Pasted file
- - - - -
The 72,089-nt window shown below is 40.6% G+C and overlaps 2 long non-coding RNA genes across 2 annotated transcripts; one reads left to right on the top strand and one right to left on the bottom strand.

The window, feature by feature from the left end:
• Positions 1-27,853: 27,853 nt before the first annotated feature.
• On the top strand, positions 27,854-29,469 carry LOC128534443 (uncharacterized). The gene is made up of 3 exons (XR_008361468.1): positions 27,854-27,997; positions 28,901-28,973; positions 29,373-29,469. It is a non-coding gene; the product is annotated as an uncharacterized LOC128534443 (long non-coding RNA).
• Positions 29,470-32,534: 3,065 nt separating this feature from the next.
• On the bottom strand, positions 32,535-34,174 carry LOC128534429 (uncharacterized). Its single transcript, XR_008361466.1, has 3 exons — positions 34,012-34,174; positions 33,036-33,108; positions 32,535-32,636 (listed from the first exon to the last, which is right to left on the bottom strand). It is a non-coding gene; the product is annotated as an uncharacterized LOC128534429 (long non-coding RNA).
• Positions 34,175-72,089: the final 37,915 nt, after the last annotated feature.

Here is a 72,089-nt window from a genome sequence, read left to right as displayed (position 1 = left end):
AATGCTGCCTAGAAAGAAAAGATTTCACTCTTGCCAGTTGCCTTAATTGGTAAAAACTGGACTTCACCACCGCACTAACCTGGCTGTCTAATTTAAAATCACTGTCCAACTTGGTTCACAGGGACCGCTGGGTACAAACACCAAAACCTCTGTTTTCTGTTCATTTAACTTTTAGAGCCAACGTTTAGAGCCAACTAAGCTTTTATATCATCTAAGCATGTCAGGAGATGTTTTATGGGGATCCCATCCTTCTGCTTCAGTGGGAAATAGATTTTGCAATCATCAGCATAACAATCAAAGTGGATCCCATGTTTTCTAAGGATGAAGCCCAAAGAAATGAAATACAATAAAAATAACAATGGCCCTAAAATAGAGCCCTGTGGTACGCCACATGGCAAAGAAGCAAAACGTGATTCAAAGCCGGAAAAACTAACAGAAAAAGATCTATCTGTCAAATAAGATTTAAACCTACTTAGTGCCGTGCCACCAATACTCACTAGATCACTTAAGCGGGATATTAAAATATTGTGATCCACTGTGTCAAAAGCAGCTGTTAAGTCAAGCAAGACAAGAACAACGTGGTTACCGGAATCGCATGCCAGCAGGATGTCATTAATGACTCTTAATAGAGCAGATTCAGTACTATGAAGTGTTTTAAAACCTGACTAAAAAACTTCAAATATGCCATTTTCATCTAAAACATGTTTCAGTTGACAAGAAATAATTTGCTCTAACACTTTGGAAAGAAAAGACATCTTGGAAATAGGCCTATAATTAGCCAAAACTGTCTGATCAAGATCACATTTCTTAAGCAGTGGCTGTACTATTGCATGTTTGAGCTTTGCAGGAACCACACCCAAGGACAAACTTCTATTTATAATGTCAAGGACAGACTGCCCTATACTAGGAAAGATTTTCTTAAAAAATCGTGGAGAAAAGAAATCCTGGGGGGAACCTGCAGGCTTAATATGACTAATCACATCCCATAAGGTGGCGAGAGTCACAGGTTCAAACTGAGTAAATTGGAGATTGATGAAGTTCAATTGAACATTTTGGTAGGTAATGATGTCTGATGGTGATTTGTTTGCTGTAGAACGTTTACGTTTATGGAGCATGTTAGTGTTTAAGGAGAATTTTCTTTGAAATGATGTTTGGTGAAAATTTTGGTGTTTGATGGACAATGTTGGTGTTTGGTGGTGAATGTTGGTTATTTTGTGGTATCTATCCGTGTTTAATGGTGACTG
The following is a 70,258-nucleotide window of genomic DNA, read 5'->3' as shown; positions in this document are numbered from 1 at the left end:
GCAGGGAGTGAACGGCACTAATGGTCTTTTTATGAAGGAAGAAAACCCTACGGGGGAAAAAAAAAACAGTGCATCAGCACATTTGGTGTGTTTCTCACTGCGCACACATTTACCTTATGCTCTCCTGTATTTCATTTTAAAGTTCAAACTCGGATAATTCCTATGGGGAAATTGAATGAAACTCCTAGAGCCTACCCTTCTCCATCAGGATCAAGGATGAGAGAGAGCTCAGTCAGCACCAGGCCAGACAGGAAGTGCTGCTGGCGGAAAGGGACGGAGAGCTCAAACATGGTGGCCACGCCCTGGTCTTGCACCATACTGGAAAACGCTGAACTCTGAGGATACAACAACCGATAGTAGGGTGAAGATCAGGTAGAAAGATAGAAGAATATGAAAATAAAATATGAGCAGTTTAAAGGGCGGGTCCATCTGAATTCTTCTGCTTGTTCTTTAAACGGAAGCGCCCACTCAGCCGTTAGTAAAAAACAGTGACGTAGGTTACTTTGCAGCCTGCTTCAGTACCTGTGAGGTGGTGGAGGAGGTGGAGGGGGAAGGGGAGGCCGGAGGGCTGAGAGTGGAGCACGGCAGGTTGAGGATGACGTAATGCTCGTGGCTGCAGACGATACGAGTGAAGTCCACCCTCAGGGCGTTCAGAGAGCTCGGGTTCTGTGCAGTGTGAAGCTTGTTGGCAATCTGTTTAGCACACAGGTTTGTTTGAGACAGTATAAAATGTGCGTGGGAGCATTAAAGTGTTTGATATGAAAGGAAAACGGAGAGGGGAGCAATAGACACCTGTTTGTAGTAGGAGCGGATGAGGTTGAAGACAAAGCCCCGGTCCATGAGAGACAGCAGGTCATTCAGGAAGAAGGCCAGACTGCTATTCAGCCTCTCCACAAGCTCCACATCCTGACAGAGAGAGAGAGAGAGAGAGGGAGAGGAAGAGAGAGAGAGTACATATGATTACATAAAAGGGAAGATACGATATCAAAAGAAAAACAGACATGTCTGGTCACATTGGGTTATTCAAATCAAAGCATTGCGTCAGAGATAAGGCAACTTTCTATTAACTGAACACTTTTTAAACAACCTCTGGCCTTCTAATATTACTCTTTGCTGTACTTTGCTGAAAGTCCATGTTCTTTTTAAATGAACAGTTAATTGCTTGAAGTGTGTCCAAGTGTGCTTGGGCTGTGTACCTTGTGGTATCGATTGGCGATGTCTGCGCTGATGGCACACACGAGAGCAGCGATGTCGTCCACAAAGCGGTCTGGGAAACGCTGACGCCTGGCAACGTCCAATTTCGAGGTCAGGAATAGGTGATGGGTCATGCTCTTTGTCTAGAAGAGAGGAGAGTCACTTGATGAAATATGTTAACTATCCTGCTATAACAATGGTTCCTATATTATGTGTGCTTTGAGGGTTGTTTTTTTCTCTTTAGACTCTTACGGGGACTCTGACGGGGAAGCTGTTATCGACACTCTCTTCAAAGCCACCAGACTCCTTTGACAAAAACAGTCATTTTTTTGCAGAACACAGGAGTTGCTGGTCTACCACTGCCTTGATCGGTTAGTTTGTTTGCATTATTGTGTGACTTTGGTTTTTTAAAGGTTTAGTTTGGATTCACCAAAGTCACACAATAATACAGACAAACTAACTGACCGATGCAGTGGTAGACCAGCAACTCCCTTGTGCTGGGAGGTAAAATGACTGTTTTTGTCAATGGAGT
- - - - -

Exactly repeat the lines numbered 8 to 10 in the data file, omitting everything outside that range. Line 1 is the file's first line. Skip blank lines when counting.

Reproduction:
Here is a 72,089-nt window from a genome sequence, read left to right as displayed (position 1 = left end):
AATGCTGCCTAGAAAGAAAAGATTTCACTCTTGCCAGTTGCCTTAATTGGTAAAAACTGGACTTCACCACCGCACTAACCTGGCTGTCTAATTTAAAATCACTGTCCAACTTGGTTCACAGGGACCGCTGGGTACAAACACCAAAACCTCTGTTTTCTGTTCATTTAACTTTTAGAGCCAACGTTTAGAGCCAACTAAGCTTTTATATCATCTAAGCATGTCAGGAGATGTTTTATGGGGATCCCATCCTTCTGCTTCAGTGGGAAATAGATTTTGCAATCATCAGCATAACAATCAAAGTGGATCCCATGTTTTCTAAGGATGAAGCCCAAAGAAATGAAATACAATAAAAATAACAATGGCCCTAAAATAGAGCCCTGTGGTACGCCACATGGCAAAGAAGCAAAACGTGATTCAAAGCCGGAAAAACTAACAGAAAAAGATCTATCTGTCAAATAAGATTTAAACCTACTTAGTGCCGTGCCACCAATACTCACTAGATCACTTAAGCGGGATATTAAAATATTGTGATCCACTGTGTCAAAAGCAGCTGTTAAGTCAAGCAAGACAAGAACAACGTGGTTACCGGAATCGCATGCCAGCAGGATGTCATTAATGACTCTTAATAGAGCAGATTCAGTACTATGAAGTGTTTTAAAACCTGACTAAAAAACTTCAAATATGCCATTTTCATCTAAAACATGTTTCAGTTGACAAGAAATAATTTGCTCTAACACTTTGGAAAGAAAAGACATCTTGGAAATAGGCCTATAATTAGCCAAAACTGTCTGATCAAGATCACATTTCTTAAGCAGTGGCTGTACTATTGCATGTTTGAGCTTTGCAGGAACCACACCCAAGGACAAACTTCTATTTATAATGTCAAGGACAGACTGCCCTATACTAGGAAAGATTTTCTTAAAAAATCGTGGAGAAAAGAAATCCTGGGGGGAACCTGCAGGCTTAATATGACTAATCACATCCCATAAGGTGGCGAGAGTCACAGGTTCAAACTGAGTAAATTGGAGATTGATGAAGTTCAATTGAACATTTTGGTAGGTAATGATGTCTGATGGTGATTTGTTTGCTGTAGAACGTTTACGTTTATGGAGCATGTTAGTGTTTAAGGAGAATTTTCTTTGAAATGATGTTTGGTGAAAATTTTGGTGTTTGATGGACAATGTTGGTGTTTGGTGGTGAATGTTGGTTATTTTGTGGTATCTATCCGTGTTTAATGGTGACTG
The following is a 70,258-nucleotide window of genomic DNA, read 5'->3' as shown; positions in this document are numbered from 1 at the left end: